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Pity the poor old MSM, as the blogosphere does insist on calling them.

Reduced in all their variety to a dismissive trio of initials, the mainstream media are now forced to do business with that self-aggrandizing Internet crusader Julian Assange on the one hand and, on the other, face accusations of hypocrisy when they report on his legal travails, his large personality and his working methods.

"A computer hacker with an inflated sense of his own importance has become the new journalist," the Independent's Middle East correspondent, Robert Fisk, complained to Al Jazeera recently.

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Whistle-blowers often have inflated egos and hidden agendas: The contents of manila envelopes are either deadly boring or so explosive that they are extremely tricky to publish - or worse yet, both.

But now the envelope contains thousands of pages and comes with a middleman attached: an agent for the whistleblower, with his own agenda and demands. U.S. Army Private Bradley Manning, the alleged source of the documents, and real hero - if you are looking for one; he took the risk - gets lost in the shuffle, as the always-provocative Assange gets criticized in the media for his ego and his posturing.

But who invented this game of scrums and statements that Assange plays so skillfully, most recently as he emerged from jail Thursday to make defiant statements to a throng of cameras?

The MSM, of course. Can anyone think that the high-minded OpenLeaks - the would-be politically neutral site established by a group of Assange's former colleagues - will have as great an effect as did WikiLeaks without a media-seeking missile leading the charge?

The WikiLeaks episode is the awkward co-dependency of old and new media writ very, very large.

Assange needs the old media. He needs journalists because, despite his claims to something called "scientific journalism," he isn't himself a journalist. His deal to give a handful of carefully selected international publications, including The Guardian, Le Monde and Der Spiegel, advance copies of the documents he would subsequently post on WikiLeaks guaranteed the material an attention that his site's previous postings had never received.

He has used the newspapers' reputation, their need for scoops, and the space on their Internet servers and glossy home pages to get the leaks out there. But most importantly, he has relied on their culling, editing and analyzing to make the leaks matter in a way they hadn't when simply posted as a mass of documents that most of us wouldn't be able to decipher.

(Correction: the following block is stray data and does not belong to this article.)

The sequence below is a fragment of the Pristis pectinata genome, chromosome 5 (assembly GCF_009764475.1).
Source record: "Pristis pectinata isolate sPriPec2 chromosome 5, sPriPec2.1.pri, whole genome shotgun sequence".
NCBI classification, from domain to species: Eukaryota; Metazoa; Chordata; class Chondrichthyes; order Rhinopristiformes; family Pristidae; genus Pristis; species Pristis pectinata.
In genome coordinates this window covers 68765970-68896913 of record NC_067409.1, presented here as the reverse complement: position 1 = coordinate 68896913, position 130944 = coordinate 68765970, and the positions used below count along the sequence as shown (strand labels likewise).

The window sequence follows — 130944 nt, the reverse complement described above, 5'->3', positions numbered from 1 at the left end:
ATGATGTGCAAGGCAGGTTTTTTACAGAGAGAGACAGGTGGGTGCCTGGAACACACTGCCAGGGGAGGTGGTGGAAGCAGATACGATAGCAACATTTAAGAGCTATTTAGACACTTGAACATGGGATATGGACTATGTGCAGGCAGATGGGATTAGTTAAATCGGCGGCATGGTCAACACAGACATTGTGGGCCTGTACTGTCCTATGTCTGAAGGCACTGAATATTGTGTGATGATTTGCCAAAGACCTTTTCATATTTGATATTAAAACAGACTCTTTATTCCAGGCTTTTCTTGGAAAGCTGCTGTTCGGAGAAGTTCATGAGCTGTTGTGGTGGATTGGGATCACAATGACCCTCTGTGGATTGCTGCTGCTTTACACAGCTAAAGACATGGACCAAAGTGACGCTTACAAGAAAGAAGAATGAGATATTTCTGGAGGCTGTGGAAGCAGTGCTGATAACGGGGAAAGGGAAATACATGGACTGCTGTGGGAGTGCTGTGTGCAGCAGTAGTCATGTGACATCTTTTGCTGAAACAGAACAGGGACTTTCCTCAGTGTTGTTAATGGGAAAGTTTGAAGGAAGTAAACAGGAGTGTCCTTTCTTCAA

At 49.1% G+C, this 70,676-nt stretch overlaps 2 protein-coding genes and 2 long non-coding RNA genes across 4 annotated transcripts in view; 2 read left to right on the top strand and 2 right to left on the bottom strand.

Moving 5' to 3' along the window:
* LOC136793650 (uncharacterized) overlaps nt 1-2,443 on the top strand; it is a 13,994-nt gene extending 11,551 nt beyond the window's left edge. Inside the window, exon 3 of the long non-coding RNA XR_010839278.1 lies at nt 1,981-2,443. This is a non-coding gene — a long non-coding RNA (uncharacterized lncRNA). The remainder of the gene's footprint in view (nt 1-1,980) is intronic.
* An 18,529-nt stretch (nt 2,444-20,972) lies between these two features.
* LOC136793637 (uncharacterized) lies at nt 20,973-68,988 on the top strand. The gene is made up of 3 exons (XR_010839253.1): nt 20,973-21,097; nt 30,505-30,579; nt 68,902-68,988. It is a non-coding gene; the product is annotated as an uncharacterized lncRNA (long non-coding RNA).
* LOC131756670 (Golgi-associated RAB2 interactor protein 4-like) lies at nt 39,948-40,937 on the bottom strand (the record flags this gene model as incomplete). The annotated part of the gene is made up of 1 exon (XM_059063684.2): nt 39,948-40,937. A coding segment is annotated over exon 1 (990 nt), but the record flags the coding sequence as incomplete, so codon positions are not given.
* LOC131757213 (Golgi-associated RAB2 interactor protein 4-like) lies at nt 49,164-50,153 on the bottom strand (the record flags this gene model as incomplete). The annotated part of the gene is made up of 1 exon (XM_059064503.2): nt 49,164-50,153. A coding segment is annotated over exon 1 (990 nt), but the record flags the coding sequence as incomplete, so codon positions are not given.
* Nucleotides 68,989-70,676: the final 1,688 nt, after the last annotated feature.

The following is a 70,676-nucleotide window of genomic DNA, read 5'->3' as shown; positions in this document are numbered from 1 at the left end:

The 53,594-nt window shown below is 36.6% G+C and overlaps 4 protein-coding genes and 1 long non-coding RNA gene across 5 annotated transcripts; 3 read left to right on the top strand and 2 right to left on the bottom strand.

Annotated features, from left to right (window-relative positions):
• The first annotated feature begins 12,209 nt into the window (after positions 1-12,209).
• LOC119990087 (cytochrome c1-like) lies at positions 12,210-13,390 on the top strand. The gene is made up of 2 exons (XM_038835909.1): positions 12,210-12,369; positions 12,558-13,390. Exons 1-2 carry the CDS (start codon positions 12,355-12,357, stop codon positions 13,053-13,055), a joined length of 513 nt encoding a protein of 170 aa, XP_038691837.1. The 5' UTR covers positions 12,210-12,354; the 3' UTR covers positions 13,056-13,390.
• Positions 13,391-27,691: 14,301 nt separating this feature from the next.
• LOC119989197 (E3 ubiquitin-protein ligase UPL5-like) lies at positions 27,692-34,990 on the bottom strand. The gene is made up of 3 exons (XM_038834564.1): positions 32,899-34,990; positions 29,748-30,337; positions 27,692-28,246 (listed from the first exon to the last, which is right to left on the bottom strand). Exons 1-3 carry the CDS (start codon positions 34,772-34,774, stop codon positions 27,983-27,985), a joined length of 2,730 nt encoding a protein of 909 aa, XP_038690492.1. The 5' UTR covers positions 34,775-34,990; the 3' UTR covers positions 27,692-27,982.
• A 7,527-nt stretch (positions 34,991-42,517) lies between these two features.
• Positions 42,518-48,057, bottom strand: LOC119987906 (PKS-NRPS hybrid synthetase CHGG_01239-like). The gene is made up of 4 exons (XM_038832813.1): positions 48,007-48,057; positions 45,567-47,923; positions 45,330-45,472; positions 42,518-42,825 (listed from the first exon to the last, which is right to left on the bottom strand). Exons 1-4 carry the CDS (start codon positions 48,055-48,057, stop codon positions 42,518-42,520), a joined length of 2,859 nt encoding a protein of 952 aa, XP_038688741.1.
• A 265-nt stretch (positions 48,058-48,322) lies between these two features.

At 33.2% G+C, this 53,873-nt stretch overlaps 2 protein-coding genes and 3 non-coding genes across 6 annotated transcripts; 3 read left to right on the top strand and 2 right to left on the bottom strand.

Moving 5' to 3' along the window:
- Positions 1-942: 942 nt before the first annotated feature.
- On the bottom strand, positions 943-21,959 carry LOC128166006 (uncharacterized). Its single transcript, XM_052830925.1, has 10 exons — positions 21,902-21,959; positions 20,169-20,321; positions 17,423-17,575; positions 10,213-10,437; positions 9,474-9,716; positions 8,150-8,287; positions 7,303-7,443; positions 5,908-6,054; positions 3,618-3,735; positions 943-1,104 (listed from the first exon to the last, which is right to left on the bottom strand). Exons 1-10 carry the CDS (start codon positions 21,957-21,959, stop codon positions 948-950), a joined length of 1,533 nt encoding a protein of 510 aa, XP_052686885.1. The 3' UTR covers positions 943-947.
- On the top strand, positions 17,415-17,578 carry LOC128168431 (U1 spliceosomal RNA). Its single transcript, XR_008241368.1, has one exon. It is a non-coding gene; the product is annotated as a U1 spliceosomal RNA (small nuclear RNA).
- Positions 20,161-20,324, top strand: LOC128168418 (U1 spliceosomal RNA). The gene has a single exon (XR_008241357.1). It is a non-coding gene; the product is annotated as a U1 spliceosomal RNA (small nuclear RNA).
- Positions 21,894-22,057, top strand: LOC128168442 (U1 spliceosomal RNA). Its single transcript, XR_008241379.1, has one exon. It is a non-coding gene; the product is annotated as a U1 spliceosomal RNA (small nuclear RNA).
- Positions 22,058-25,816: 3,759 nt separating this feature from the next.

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But the old media also need Assange; and there, some criticism is warranted. Partly they need him because the wiki model has a viral reach they do not, but also because they haven't been doing the job themselves. Embedded reporters, non-existent weapons of mass destruction - the American press in particular proved too docile and too easily co-opted by government in the aftermath of the terrorist attacks of Sept. 11.

The combination of cutbacks in newsrooms and media convergence into corporate entities with myriad interests other than the news have left the legacy media without the resources, the appetite or the tenacious reporters for the kind of investigative journalism that brought Bob Woodward and Deep Throat together in an underground parking garage. We're short-staffed. When's the press conference?

And it seems no matter how the MSM handles the WikiLeaks torrent, its biases get parsed in the blogosphere. The Guardian has been playing the leaks for all they're worth, reporting on Assange's foibles and legal troubles as even-handedly as possible - while turning the cables into readable stories and providing a search engine on its website that allows readers to comb through the 1,200 published cables.

The New York Times, by comparison, has been cautious, giving the stories less-prominent play and dutifully asking the Pentagon for comment. For its prudence, the Times has found itself being accused by critics of pandering to the U.S. government, which in its turn has been mocked by the European media for its hypocrisy over freedom of expression.

Overstatement aside, you can see the Times's ambivalence about the project: How do you take the guy's stuff without getting caught in his game?

The answer is: You can't. Because, like it or not, it's your game too.

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